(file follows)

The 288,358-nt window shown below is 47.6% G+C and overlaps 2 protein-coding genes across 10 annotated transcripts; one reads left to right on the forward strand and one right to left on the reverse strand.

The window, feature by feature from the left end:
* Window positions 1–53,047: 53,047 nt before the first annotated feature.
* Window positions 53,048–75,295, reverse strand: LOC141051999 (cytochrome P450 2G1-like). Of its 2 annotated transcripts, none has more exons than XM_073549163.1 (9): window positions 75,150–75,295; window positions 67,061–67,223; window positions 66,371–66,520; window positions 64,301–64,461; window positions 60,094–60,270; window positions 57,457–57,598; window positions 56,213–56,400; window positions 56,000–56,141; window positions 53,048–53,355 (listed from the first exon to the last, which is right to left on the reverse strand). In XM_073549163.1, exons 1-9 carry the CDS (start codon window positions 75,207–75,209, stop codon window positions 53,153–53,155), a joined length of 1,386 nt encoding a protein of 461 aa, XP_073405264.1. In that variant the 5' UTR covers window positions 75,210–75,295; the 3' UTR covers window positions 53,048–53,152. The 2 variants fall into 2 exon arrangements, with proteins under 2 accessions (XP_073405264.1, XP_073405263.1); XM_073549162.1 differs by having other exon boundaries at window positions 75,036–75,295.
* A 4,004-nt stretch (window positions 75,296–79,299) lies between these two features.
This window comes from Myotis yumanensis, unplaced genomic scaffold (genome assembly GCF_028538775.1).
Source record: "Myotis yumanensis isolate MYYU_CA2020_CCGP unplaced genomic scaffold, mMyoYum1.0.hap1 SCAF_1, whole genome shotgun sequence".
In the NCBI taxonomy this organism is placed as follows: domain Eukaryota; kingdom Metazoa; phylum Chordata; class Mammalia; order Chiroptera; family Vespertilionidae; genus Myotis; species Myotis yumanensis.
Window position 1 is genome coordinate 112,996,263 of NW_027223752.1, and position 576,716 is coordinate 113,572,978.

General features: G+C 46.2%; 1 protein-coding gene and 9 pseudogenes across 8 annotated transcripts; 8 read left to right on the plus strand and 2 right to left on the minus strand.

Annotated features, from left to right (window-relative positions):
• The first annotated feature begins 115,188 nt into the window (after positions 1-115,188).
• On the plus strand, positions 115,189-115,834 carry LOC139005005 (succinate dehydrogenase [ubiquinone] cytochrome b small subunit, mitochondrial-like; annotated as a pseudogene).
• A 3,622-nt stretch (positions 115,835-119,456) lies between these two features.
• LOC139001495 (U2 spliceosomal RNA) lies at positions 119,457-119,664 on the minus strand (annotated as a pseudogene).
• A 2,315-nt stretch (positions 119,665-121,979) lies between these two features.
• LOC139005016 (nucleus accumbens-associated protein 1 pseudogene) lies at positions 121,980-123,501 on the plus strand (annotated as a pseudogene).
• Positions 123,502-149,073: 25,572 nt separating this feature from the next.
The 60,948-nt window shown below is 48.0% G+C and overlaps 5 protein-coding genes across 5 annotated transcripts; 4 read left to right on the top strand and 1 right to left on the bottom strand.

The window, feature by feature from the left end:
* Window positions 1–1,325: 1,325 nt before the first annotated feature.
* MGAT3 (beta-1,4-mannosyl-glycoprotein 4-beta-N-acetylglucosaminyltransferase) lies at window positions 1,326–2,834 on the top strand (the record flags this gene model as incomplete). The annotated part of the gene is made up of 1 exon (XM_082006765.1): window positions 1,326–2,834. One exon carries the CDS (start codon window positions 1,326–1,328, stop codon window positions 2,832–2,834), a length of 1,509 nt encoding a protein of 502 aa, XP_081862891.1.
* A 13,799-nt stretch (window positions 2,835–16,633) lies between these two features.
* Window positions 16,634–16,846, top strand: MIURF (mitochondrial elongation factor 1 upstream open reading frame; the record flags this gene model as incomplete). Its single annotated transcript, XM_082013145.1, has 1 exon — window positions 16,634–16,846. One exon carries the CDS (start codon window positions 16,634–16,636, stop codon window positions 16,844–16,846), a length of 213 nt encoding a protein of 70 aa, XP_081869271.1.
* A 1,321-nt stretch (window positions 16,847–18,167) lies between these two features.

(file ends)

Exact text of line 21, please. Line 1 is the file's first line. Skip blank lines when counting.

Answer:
* Window positions 1–1,325: 1,325 nt before the first annotated feature.